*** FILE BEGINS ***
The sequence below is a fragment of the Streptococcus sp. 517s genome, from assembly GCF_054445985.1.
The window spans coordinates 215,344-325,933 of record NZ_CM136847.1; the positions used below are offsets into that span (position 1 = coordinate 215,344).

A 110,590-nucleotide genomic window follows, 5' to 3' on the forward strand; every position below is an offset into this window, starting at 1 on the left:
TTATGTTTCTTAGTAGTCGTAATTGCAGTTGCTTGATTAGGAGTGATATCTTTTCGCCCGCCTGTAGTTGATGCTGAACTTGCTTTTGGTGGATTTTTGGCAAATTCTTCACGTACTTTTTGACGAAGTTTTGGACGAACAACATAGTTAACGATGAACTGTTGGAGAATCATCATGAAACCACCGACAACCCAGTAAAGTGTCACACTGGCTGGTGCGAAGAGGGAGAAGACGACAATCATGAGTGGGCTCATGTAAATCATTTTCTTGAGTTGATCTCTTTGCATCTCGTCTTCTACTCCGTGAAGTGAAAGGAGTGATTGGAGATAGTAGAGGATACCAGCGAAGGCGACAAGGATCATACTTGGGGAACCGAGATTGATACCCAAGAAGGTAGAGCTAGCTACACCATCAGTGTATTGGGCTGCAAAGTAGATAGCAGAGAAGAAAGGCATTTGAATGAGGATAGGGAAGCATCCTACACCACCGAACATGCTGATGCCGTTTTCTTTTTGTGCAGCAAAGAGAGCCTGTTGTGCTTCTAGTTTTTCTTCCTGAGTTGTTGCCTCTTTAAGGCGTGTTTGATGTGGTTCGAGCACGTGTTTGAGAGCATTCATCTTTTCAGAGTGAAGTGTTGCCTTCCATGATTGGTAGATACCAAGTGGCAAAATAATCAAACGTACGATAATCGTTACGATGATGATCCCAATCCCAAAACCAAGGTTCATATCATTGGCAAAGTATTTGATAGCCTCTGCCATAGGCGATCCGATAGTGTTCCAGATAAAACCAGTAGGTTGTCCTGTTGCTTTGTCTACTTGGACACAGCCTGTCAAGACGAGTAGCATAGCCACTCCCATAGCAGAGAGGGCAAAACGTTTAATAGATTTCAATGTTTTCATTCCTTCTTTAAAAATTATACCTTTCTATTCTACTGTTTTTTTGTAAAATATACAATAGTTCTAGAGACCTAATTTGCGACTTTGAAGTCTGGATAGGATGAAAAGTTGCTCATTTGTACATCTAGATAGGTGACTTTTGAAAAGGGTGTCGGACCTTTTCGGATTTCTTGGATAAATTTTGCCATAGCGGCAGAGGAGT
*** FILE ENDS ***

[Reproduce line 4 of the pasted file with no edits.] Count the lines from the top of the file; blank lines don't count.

TTATGTTTCTTAGTAGTCGTAATTGCAGTTGCTTGATTAGGAGTGATATCTTTTCGCCCGCCTGTAGTTGATGCTGAACTTGCTTTTGGTGGATTTTTGGCAAATTCTTCACGTACTTTTTGACGAAGTTTTGGACGAACAACATAGTTAACGATGAACTGTTGGAGAATCATCATGAAACCACCGACAACCCAGTAAAGTGTCACACTGGCTGGTGCGAAGAGGGAGAAGACGACAATCATGAGTGGGCTCATGTAAATCATTTTCTTGAGTTGATCTCTTTGCATCTCGTCTTCTACTCCGTGAAGTGAAAGGAGTGATTGGAGATAGTAGAGGATACCAGCGAAGGCGACAAGGATCATACTTGGGGAACCGAGATTGATACCCAAGAAGGTAGAGCTAGCTACACCATCAGTGTATTGGGCTGCAAAGTAGATAGCAGAGAAGAAAGGCATTTGAATGAGGATAGGGAAGCATCCTACACCACCGAACATGCTGATGCCGTTTTCTTTTTGTGCAGCAAAGAGAGCCTGTTGTGCTTCTAGTTTTTCTTCCTGAGTTGTTGCCTCTTTAAGGCGTGTTTGATGTGGTTCGAGCACGTGTTTGAGAGCATTCATCTTTTCAGAGTGAAGTGTTGCCTTCCATGATTGGTAGATACCAAGTGGCAAAATAATCAAACGTACGATAATCGTTACGATGATGATCCCAATCCCAAAACCAAGGTTCATATCATTGGCAAAGTATTTGATAGCCTCTGCCATAGGCGATCCGATAGTGTTCCAGATAAAACCAGTAGGTTGTCCTGTTGCTTTGTCTACTTGGACACAGCCTGTCAAGACGAGTAGCATAGCCACTCCCATAGCAGAGAGGGCAAAACGTTTAATAGATTTCAATGTTTTCATTCCTTCTTTAAAAATTATACCTTTCTATTCTACTGTTTTTTTGTAAAATATACAATAGTTCTAGAGACCTAATTTGCGACTTTGAAGTCTGGATAGGATGAAAAGTTGCTCATTTGTACATCTAGATAGGTGACTTTTGAAAAGGGTGTCGGACCTTTTCGGATTTCTTGGATAAATTTTGCCATAGCGGCAGAGGAGT